Friday, July 12, 2013

Cooper T100 Zandvoort

The Zandvoort is a steel 3-speed.  Credit: Cooper Bikes.

The 2011/12 Zandvoort is a 3-speed made of Reynolds 520 steel and comes with a stock Brooks B15 Swallow saddle.  The MSPR is $1,300.

Cooper Bikes tells us that although their bikes only have limited distribution in North America, they are planning a full launch next year. 

The Zandvoort has a sleek look and it's made of quality steel.  The stock Brooks saddle is definitely a draw.  I wish it came with full coverage fenders, a chainguard, and handlebars with curves.

Here are the specs, subject to change.

FRAME Cooper T100 700C Reynolds 520 Cr Mo Steel track frame - TIG welded
SIZES S=52cm / M=57cm / L=61cm
COLOUR Gun metal grey
WEIGHT 10.9 kg

CALIPERS Tektro R530 dual pivot forged aluminium arms in polished silver with adjustable cartridge pads
LEVERS Tektro FL-750 forged aluminium lever and bracket
HEADSET FSA 11/8" threadless A-head
STEM Forged alloy 10deg drop 90 ext . Polished alloy
HANDLEBARS Cooper Hanger Flat bar - polished alloy with 3deg sweep x 480mm
GRIPS Black rubber grips
SADDLE Brooks B15 Swallow in black with chrome rail
SEATPOST Alloy silver single bolt fixing
CHAINRING 42T 7075 anodised alloy CNC machined
CRANKSET Sturmey Archer FCT22 6061 polished forged alloy 165mm crank arm. Square taper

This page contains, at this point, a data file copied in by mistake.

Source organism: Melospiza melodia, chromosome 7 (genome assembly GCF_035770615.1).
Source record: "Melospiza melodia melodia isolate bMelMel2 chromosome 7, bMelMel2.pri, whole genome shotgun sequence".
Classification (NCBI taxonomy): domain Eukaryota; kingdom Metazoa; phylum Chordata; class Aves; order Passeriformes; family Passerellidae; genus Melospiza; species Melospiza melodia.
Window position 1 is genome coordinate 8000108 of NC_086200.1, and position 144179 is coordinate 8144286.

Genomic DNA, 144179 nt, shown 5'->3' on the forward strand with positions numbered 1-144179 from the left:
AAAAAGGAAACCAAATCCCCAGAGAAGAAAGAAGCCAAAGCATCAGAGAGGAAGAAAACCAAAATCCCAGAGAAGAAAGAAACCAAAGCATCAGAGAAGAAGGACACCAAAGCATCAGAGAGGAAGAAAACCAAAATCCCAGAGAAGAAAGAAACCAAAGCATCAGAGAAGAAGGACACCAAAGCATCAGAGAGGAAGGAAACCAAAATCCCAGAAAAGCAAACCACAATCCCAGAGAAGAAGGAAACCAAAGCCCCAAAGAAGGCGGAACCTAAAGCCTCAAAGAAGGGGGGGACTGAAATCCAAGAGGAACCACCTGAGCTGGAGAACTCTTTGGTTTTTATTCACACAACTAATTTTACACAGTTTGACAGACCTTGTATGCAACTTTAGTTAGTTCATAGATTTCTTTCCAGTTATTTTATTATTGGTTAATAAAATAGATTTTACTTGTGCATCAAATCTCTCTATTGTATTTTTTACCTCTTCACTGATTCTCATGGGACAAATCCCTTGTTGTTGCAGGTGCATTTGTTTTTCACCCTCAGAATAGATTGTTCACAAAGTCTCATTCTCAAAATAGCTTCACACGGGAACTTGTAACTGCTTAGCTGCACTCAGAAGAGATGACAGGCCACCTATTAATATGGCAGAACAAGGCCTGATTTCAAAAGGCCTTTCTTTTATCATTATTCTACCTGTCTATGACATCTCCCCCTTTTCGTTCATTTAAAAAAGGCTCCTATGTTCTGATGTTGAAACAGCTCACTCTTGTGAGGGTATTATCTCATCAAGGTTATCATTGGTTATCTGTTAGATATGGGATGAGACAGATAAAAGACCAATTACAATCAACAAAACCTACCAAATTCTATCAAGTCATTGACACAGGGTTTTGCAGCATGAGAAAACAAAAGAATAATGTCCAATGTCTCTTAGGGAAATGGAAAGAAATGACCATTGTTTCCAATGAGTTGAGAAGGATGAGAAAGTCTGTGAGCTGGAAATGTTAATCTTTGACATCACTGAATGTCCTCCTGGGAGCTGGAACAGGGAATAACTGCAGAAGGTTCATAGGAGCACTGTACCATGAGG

CHAIN KMC Z510 HX 1/8" x 1/2"
PEDALS Wellgo LU-962 silver all alloy
BOTTOM BRACKET Sun Race sealed cartridge
RIMS Alex R475 700C 30mm deep profile 32 spoke. Black with CSW and WJ technology
TYRES Continental 700 x 28C
FRONT HUB Formula TH-50 large flange sealed bearing silver
REAR HUB Sturmey Archer 3 speed

1 comment:

Anonymous said...

Say, just who are "the rest of us"? It seems that this blog defines them as being those who are able/desire to spend big bucks on an ego boosting bikes rather than those giving value for money and providing transport in the real world where security for high-end bikes can be a problem.
Would it be nice if some effort were to be made by the owners of this blog to review "value priced" bikes ---- even those offered by mass-marketers? Of course this would mean doing some real work rather sitting back and waiting for promotional material as the high-end sellers provide.